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Research Papers: Gas Turbines: Structures and Dynamics

Flow Resistance Coefficients of Porous Brush Seal as a Function of Pressure Load

[+] Author and Article Information
Yahya Doğu

Mechanical Engineering Department,
Kirikkale University,
Yahsihan 71450, Kirikkale, Turkey
e-mail: yahya.dogu@hotmail.com

Mustafa C. Sertçakan

TUSAS Engine Industries, Inc. (TEI),
Eskisehir 26003, Turkey
e-mail: mustafacem.sertcakan@tei.com.tr

Koray Gezer

Mechanical Engineering Department,
Kirikkale University,
Yahsihan 71450, Kirikkale, Turkey
e-mail: koraygezer90@gmail.com

Mustafa Kocagül

TUSAS Engine Industries, Inc. (TEI),
Eskisehir 26003, Turkey
e-mail: mustafa.kocagul@tei.com.tr

1Corresponding author.

Contributed by the Structures and Dynamics Committee of ASME for publication in the JOURNAL OF ENGINEERING FOR GAS TURBINES AND POWER. Manuscript received November 29, 2017; final manuscript received December 21, 2017; published online April 25, 2018. Editor: David Wisler.

J. Eng. Gas Turbines Power 140(8), 082504 (Apr 25, 2018) (8 pages) Paper No: GTP-17-1635; doi: 10.1115/1.4038994 History: Received November 29, 2017; Revised December 21, 2017

Developments in brush seal analyses tools have been covering advanced flow and structural analyses since brush seals are applied at elevated pressure loads, temperatures, surface speeds, and transients. Brush seals have dynamic flow and structural behaviors that need to be investigated in detail in order to estimate final leakage output and service life. Bristles move, bend, and form a grift matrix depending on pressure load. The level of pressure load determines the tightness of the bristle pack, and thus, the leakage. In the computational fluid dynamics (CFD) analyses of this work, the bristle pack is treated as a porous medium. Based on brush seal test data, the flow resistance coefficients (FRC) for the porous bristle pack are calibrated as a function of pressure load. A circular seal is tested in a static test rig under various pressure loads at room temperature. The FRC calibration is based on test leakage and literature-based axial pressure distribution on the rotor surface and radial pressure distribution over the backing plate. The anisotropic FRC are treated as spatial dependent in axisymmetrical coordinates. The fence height region and the upper region of bristle pack have different FRC since the upper region is supported by backing plate, while bristles are free to move and bend at the fence height region. The FRC are found to be almost linearly dependent on the pressure load for investigated conditions. The blow-down is also calculated by incorporating test leakage and calibrated FRC.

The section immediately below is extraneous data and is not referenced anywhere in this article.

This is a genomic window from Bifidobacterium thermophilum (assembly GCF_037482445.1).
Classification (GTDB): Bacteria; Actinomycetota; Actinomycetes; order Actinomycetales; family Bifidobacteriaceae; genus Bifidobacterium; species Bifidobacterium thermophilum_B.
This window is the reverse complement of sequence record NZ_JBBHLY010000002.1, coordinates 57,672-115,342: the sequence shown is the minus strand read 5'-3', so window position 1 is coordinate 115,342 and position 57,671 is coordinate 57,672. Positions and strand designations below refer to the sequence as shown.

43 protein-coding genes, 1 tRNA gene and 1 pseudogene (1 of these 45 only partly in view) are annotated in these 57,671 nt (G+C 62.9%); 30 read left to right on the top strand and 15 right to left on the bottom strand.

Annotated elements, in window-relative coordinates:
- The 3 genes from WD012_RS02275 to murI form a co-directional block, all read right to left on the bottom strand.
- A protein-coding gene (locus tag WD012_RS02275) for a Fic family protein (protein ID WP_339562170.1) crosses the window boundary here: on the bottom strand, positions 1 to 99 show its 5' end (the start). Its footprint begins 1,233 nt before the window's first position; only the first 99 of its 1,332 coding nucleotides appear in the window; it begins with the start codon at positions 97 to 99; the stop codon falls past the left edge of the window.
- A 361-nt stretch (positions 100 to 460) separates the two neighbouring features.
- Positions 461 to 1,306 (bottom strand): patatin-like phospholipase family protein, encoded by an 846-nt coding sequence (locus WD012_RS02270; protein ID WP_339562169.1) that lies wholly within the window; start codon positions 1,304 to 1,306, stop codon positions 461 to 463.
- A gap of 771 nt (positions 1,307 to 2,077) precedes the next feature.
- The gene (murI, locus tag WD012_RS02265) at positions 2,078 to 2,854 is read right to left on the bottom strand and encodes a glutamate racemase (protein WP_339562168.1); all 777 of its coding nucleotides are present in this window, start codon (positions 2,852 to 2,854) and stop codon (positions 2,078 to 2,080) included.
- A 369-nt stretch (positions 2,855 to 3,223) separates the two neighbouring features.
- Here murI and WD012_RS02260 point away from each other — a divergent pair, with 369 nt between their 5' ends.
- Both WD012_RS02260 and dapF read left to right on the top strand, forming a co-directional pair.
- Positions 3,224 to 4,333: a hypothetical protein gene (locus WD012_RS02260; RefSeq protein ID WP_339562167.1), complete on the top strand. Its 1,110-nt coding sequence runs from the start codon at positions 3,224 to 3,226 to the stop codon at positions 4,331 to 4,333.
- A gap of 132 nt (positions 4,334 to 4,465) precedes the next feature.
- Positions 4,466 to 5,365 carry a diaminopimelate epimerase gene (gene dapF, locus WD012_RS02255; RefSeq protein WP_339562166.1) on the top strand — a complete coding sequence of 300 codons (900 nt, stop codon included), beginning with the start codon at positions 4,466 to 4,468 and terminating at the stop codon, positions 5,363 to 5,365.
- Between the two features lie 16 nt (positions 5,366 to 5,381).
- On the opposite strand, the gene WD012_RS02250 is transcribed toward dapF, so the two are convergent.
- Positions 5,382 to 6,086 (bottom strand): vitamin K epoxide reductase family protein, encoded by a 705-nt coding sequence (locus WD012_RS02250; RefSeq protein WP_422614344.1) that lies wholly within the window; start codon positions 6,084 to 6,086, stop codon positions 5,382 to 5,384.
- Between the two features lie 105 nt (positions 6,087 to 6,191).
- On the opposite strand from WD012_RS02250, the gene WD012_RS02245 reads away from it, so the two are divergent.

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References

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Figures

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Fig. 4

Brush seal static leakage test cell

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Fig. 3

Brush seal FRC parameters and calibration schematics

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Fig. 2

Bristle distribution in the pack

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Fig. 1

Brush seal schematics

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Fig. 5

Brush seal CFD model domain and boundary conditions

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Fig. 14

Blow-down versus initial clearance

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Fig. 10

Comparison of analysis and test results with the literature: (a) normalized leakage versus pressure load and (b) effective clearance versus pressure load

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Fig. 8

Velocity vectors normalized with Mach number

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Fig. 9

Mach number contours

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Fig. 13

FRC* versus pressure load

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Fig. 11

Axial pressure distribution on rotor surface

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Fig. 12

Radial pressure distribution over backing plate

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